Making Gas from Prairie Grasses

  • Playlist
  • Download
  • Embed
    <iframe src="http://www.npr.org/player/embed/6594253/6594254" width="100%" height="290" frameborder="0" scrolling="no" title="NPR embedded audio player">
  • Transcript
A prairie.

A new type of fuel field. Corbis hide caption

toggle caption Corbis

The idea of burning grass to fuel your car or heat your home might seem a bit odd. But call grass a "biofuel" and suddenly it sounds plausible.

Scientists are struggling to make biofuels cheap enough to compete with fossil fuels such as oil and coal. Growing anxiety over how fossil fuels warm the Earth's climate has quickened the pace of research.

Grass can be turned into a liquid fuel or burned in a power plant to make electricity. But it's an expensive process. Corn is the biofuel of choice instead. But ecologist David Tilman at the University of Minnesota says he's found a way to make prairie grasses more attractive than corn.

"We actually get more energy from an acre of land growing prairie grasses [and] mixtures of prairie grasses and converting them into ethanol or into synthetic gas and diesel than you would by growing corn and soybeans and converting them into ethanol or biodiesel," he says.

Tilman's team grew plots mixing 16 types of prairie grasses, including lupine, turkey foot, blazing star, and prairie clover. The plots with the most varieties produced the most biomass and produced more potential energy than corn and soybeans.

And the multigrass plots did something else. Like all plants, grasses capture and use carbon dioxide from the air. When a plant or a plant-fuel is burned, the CO2 goes back into the air. That's not good if you're worried about climate change.

But Tilman's prairie grasses bury much of that CO2 in the soil and in their deep, permanent roots. So a good deal of the CO2 stays in the ground after the harvest.

"We have discovered a way to make biofuels that by the time the whole life cycle is done and they are combusted, there is less carbon dioxide in the atmosphere than there had been before," Tilman says.

The cycle starts again after harvest, with new grass growing from the same roots.

Writing in the journal Science, Tilman calls this "carbon-negative" biofuel. It's just the opposite of biofuels from corn and soybeans, which are "carbon-positive." They produce more CO2 than they absorb because it takes more fossil fuel to make them. You need fossil fuel to run farm equipment, to make fertilizer, to make electricity to run fermentation tanks. Prairie grasses need much less help to grow.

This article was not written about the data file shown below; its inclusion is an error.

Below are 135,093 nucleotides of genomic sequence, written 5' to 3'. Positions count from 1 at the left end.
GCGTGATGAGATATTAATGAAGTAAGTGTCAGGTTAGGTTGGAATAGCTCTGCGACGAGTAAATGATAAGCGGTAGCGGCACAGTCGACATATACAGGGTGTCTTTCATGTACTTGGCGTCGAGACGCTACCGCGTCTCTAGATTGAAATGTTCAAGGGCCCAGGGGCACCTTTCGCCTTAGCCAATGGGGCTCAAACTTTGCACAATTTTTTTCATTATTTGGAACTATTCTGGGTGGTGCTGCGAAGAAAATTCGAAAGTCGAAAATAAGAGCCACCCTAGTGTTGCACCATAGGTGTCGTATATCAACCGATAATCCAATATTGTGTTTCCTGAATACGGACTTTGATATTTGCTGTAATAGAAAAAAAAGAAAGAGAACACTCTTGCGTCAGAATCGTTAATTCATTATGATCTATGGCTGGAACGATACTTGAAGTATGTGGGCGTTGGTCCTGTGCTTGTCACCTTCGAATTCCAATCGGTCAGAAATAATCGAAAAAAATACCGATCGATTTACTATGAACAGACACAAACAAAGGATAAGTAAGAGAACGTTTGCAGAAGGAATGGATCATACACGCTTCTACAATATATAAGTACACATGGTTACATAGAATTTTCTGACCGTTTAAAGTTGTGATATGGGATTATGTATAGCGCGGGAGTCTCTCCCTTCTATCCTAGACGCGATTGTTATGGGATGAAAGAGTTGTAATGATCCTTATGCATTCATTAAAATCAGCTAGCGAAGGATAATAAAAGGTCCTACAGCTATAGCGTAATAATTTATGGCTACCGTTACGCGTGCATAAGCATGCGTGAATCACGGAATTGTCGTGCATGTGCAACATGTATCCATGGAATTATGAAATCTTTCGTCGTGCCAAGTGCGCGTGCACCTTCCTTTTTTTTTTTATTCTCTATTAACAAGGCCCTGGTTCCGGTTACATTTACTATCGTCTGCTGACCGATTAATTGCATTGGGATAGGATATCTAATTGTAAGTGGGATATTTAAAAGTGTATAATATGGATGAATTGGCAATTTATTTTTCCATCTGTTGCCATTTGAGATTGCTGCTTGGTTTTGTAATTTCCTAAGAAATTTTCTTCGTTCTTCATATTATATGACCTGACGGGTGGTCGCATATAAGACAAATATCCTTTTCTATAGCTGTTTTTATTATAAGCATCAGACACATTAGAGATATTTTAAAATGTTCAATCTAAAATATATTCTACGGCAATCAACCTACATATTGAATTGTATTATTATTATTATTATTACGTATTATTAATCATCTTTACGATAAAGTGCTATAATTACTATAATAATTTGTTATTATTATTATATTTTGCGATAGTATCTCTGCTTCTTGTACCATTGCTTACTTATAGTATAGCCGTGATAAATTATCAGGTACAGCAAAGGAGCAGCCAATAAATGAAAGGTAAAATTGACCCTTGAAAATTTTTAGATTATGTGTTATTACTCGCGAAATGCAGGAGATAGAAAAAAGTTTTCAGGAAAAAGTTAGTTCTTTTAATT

"They're adapted to the region," says Tilman. "They grow with almost no input. We don't apply any pesticides. We don't need to use fertilizer. We don't irrigate them. They grow on nutrient poor soils and they are very efficient at converting the resources we do give them into energy."

But converting prairie grass into a useable fuel isn't easy. Robert Jackson, an ecologist at Duke University who's studied biofuels, says Tilman's findings are encouraging. But the marketplace still rules.

"Right now biomass is more expensive than traditional fossil fuels and many other renewables," says Jackson, "and the only way to change that is some sort of carbon tax or carbon-trading mechanism. When we pay for carbon, then we change the price structure for carbon."

The Department of Energy says it costs about five times more to make fuel from grasses than it does to make it from corn. But Jackson notes that prairie grasses do have advantages that could help them compete. Unlike corn, for example, they grow happily on poor, sandy soils. At some point, good places to grow corn will get scarce. That's when grasses may start to look a lot greener.



Please keep your community civil. All comments must follow the NPR.org Community rules and terms of use, and will be moderated prior to posting. NPR reserves the right to use the comments we receive, in whole or in part, and to use the commenter's name and location, in any medium. See also the Terms of Use, Privacy Policy and Community FAQ.

NPR thanks our sponsors

Become an NPR sponsor

Support comes from